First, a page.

Greetings from Nerdville

Friends who know me from my most recent incarnation (I typed incarceration by mistake but quickly realized my mistake)—the last fifteen years of my life when I can safely call myself an adult—would probably characterize me as outgoing and outspoken. I blurt what’s on my mind; I tell strangers not to litter, my husband to pay attention to my important musings, and my students to shape up or ship out.

As a girl, however, I was shy, scared of the Italian girls in my neighborhood with their bouffant hairdos and smoldering cigarettes. Bad influences, my grandmother called them. I was fearful of some of the Lithuanian girls as well, the older ones who wore lipstick and knew the meaning of words like douchebag.

I imagine a postcard from my early grade school days—me with my hair in braids and my teeth begging for braces, pasting insect stamps into my Young Adventurer’s Stamp Collector’s Book.  In the background one can detect the faint outlines of a chess set.  Next to the chess set, in bold relief, stands a pile of books including Tell My Why (Sample question: How big is the universe?), Profiles in Courage, and an unabridged Lithuanian-English dictionary.

Greetings from Nerdville, the postcard says.

(Husband intrusion: “Do you know that nerd can also be spelled nurd?” But nerdy can only be spelled nerdy, not nurdy.”)

My nerdiness followed me into high school—I memorized the poetry of Longfellow for fun, stayed up nights reading Tolkien, and almost flunked out of gym—though it was leavened somewhat by participation in drama productions (high school drama productions, not my own—those came later) and occasional use of various illegal substances.

As I’m writing this I’m wondering what the difference is between nerd and geek. Are they interchangeable?  I vaguely remember hearing that geek is more positive than nerd.

When I first met my husband, we asked each other about our ethnic backgrounds.

“I’m half Greek,” Marty told me. What I heard, though, was “I’m half geek.”

“The other half of you must be jock,” I nodded wisely.

I sometimes think if I’d been born twenty years later I wouldn’t have had such a difficult time in school.  These days nerdiness is accepted, if not celebrated (though I suspect that young nerds still have a hard time of it, especially if most of their classmates are non-nerds.) The Big Bang Theory is one of the most popular sitcoms on television.  Top celebrity nerds, according to popular entertainment blogs, include such attractive people as Natalie Portman, James Franco, Vigo Mortensen, and the Gyllenhaals. Students come to class wearing t-shirts with slogans like “Ich bin ein nerd,”  “Chaucer is my homeboy,” and “Cogito ergo sum.”  (There should be a comma after the cogito: Cogito, ergo sum. Many people labor under the false assumption that there are no commas in Latin, but this is true only of medieval Latin.  Fun fact: the comma as we know it was adapted from the virgule–a real word because it’s good in Scrabble—a little diagonal slash first used in the middle ages. I learned this from the Wikipedia site for comma,  which includes a little warning: “Not to be confused with coma.”  A lot of my students do confuse comma with coma. A few years ago a student wrote the following: “I was in a comma out of which I painfully emerged.” I was very tempted to respond, “I was once in a question mark and, let me tell you, that was no fun.”)

I’m not quite sure where I’m going with this or how it relates to Scrabble, except that the game attracts a lot of nerdy people. Tournament Scrabble players are probably all nerds by definition, though some are nerdier than others. Quite a few are accomplished, attractive, sophisticated nerds. Melissa Routzahn, for example, is a curvaceous blue-eyed blonde who also happens to be an expert on cheese. Lisa Brown has shining hair down to her butt and a wonderful laugh and knows about a thousand languages. There are many more examples. Of course, there are also just plain ol’ weird nerds, mostly guys who won’t look you in the eye and wear high-water pants and short-sleeved shirts with pocket protectors, but I’ll save that topic for another time.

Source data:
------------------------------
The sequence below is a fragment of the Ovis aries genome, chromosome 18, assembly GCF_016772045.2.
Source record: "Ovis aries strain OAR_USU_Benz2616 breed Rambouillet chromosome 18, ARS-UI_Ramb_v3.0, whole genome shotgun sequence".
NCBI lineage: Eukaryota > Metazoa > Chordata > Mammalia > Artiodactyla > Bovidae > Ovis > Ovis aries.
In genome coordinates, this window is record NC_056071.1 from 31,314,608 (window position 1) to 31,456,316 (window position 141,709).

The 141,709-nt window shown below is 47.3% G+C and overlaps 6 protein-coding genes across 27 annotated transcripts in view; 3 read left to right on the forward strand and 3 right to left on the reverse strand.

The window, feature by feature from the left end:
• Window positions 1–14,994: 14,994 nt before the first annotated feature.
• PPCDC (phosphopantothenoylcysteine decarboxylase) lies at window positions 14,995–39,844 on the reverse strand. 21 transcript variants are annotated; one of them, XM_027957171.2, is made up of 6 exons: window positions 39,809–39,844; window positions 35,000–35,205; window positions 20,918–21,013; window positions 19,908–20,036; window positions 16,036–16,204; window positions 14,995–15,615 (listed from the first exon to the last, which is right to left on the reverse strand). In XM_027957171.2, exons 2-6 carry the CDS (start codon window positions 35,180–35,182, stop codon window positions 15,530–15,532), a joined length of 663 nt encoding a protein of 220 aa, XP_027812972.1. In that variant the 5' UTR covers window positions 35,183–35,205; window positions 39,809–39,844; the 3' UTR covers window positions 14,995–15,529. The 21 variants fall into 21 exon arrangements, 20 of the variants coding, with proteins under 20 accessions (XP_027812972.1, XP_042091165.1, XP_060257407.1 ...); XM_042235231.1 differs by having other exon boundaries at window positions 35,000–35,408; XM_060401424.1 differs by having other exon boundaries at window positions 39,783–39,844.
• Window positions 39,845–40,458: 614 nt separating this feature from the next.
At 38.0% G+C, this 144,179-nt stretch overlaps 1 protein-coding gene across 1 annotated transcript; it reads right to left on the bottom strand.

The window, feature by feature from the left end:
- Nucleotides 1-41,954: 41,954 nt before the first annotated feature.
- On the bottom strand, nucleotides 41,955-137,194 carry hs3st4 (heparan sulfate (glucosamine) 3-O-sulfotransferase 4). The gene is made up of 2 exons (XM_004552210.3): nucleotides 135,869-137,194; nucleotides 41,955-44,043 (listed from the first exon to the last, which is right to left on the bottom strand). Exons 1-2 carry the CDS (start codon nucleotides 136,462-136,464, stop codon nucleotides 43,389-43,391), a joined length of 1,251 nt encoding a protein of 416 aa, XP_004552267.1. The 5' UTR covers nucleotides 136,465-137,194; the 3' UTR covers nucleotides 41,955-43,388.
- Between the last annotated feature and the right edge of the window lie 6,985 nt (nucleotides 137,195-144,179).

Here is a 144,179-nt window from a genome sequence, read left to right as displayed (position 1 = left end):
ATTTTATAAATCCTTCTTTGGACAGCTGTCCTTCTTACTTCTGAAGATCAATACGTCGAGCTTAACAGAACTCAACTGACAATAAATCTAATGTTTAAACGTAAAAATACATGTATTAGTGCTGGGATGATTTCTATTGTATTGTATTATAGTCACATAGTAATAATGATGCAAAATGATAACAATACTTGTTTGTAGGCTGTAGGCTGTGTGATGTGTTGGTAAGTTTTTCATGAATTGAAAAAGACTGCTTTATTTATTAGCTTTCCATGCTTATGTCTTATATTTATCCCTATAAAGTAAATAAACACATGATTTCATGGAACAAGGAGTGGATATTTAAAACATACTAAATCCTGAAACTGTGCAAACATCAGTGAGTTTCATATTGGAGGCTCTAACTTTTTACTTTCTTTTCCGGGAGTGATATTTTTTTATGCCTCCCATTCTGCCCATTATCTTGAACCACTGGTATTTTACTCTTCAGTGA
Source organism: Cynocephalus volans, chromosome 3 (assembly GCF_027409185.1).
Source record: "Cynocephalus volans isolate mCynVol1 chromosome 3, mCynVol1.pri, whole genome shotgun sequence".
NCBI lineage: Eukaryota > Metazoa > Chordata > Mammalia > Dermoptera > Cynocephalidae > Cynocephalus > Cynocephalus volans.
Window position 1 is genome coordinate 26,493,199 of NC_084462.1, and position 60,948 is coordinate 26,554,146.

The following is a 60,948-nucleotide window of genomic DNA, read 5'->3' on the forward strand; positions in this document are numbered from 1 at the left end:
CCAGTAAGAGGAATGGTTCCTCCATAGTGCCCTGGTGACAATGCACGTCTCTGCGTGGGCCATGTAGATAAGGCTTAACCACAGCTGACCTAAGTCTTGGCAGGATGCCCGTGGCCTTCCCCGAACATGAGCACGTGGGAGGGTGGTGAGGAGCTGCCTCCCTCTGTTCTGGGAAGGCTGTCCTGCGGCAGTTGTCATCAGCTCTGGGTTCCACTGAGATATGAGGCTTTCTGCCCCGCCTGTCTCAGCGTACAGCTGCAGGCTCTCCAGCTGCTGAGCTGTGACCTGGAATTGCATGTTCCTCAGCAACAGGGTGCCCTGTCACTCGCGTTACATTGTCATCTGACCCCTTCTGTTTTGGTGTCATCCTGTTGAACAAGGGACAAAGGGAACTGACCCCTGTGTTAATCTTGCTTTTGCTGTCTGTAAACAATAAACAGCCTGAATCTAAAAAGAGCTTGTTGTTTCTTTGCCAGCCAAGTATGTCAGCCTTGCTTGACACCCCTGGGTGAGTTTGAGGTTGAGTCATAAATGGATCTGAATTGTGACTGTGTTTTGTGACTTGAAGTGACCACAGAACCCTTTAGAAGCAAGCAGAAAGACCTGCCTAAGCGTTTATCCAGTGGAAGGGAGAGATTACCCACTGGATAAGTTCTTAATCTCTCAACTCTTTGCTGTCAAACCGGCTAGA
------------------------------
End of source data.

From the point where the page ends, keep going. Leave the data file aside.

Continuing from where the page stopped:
4 thoughts on “Greetings from Nerdville

  1. Loved this chapter in your scrabilicious quest for the true meaning of nerdom. I was amused to read the digression on the comma. One phrase in that section struck me with the power of a laugh track. You wrote “wikipedia site for comma” . Well……. Inquiring minds wish to know if “site for comma” is the origin of the term “sitcom”, as exemplified in that most excellent show Big Bang Theory. See, we come full circle in nerdsville. I know that place well, having grown up there too.
    Your fans wait eagerly for the next installment !

    • You are too funny. Sitcom comes from situation comedy, but I really really like your interpretation better. I’m going to steal it, if you don’t mind, and pass it on to my grammar students….

  2. Too true, though now, I think “Nerd” is definitely more positive than “Geek.” Nerds possess a love of something that not everyone would invest time in loving. (e.g. You can’t be a puppy nerd, but you can be punctuation nerd, a Dr. Quinn, Medicine Woman nerd, or a trigonometry nerd.) Another important part of being a nerd is that whatever off-beat obsession you have needs to be charming, not creepy. (e.g. We call pornography nerds something else entirely.) Geeks, according to the definition I’ve always been given, are the types that you mention at the end of this essay–who, in my opinion, have the potential to be charming as well, but maybe just haven’t realized that yet. In any case, your break in narrative where you detail the proper use and origin of the comma (as well its misuse) was absolutely “a-dork-able.”

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